Marfa’s Trans-Pecos Music Festival To Require Vaccination Proof or Negative COVID Test

The festival at El Cosmico is returning in September after being cancelled last year because of the pandemic, but organizers have announced updated COVID-19 safety protocols that mirror those enacted by other high-profile events around the country.

Dancers at El Cosmico’s Trans-Pecos Festival of Music + Love in 2018. (Sarah Vasquez)

By Travis Bubenik

Following the lead of major music festivals like Lollapalooza and Austin City Limits, the smaller Trans-Pecos Festival of Music + Love in Marfa has announced that attendees and workers will be required to prove that they’ve been fully vaccinated against COVID-19, or show a negative test within 72 hours of the festival’s kickoff.

El Cosmico, the boutique hotel-campground where the festival is held, announced the new rules on Thursday.

Liz Lambert, the hotel’s owner, spoke with Marfa Public Radio about the change, and the broader decision to move forward with the festival at a time when COVID-19 cases and hospitalizations are surging across the state and in parts of West Texas. The festival is set for Sept. 22-26.

Disclosure: Lambert also sits on the board of directors for Marfa Public Radio.


Interview Highlights

On enforcing the rules

“We are prepared to turn people away, for sure,” Lambert said.

On its website, El Cosmico described the festival’s full health and safety rules in more detail, saying festival attendees who exhibit COVID-19 symptoms will be referred to a “health tent” and undergo another test if necessary. The hotel warned that it would ask people to leave the festival grounds immediately “if the situation warrants it.”

As to the reaction among attendees, Lambert said the festival had lost “maybe a couple of people” since announcing the new rules.

“We’re going to deal with that on a case-by-case basis,” she said. “We’re going to allow people to move their tickets to 2022, or transfer your ticket to a vaccinated friend, or when necessary, we’ll refund the money.”

On the decision to move forward with the festival

“We believe the vaccines are working, and we’re comfortable bringing the festival back this year at a smaller scale,” Lambert said.

This year’s Trans-Pecos festival will be half of its usual size in terms of capacity, which Lambert said will amount to more than 1,000 fewer tickets being sold this year. The festival also added an extra day to its usual three-day lineup.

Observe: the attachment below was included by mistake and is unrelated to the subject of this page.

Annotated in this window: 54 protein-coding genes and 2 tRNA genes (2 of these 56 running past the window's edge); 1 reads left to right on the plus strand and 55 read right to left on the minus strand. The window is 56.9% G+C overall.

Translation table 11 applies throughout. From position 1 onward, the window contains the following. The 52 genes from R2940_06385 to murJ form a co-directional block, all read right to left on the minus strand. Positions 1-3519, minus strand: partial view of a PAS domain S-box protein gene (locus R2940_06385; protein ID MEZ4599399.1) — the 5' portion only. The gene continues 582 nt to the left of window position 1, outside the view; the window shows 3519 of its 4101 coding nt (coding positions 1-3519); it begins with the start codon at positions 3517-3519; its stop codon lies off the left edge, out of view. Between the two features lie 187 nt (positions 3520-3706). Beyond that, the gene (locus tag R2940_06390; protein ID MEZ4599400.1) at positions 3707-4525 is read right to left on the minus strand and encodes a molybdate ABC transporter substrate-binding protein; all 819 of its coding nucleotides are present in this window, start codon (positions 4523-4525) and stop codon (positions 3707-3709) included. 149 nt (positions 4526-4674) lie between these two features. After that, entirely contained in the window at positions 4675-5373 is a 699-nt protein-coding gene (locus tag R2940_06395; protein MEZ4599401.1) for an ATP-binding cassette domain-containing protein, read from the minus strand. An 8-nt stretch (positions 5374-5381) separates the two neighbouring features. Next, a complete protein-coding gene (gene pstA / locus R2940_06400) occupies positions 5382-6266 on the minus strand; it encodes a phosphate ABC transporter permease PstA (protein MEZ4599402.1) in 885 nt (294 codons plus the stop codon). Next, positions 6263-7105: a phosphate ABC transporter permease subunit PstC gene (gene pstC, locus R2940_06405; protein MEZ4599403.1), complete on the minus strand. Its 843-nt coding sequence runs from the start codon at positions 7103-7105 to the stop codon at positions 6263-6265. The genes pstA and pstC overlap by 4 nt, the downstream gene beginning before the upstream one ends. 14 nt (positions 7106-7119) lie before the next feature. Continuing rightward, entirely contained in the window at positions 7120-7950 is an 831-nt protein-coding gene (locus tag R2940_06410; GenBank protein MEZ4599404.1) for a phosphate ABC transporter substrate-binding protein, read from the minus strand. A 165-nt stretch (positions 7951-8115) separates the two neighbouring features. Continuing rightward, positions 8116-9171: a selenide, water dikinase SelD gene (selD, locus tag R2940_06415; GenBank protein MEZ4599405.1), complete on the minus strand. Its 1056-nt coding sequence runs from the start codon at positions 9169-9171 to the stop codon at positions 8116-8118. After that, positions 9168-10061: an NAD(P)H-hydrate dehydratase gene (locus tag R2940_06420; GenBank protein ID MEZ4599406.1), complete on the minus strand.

“We’re following the lead of much bigger festivals,” Lambert said. “We think the protocols will work.”

On the business side of the festival

Lambert described the broader decision to move forward with the festival during the current COVID-19 surge in Texas as involving a “big emotional calculation.”

“The economics of what El Cosmico makes from doing the festival is not part of the calculation,” she said. “We pretty much break even at doing the festival.”

Recent discussions among organizers involved “a lot of, which way do we go,” she said.

“But we really believe at this point that we can do this safely, and that it would be great for the community and for the people who participate,” she said.

On the legality of the new protocols

While the Trans-Pecos festival isn’t alone in requiring vaccine proof or negative tests for entry, there continue to be swirling legal questions in Texas about how much power businesses have to enforce such rules.

In recent weeks, the Texas Alcoholic Beverage Commission has threatened to pull licenses from businesses that require guests to prove they’ve been vaccinated. The warning stems from a new state law passed earlier this year that broadly bars businesses from requiring vaccine proof from customers.

Lambert said the Marfa festival, which sells plenty of alcohol, originally wanted to only allow fully vaccinated guests to attend, but added the option of a negative COVID test after hearing about the TABC’s warning.

“It’s crazy, isn’t it?” she said.

Austin City Limits is taking that same approach for its much larger festival in October. Both events could amount to a kind of test of the new state law.

“I’m not aware of anyone trying this novel approach yet,” one business attorney told TV news station CBS Austin about ACL’s approach.

About Travis Bubenik

Host and Big Bend Reporter
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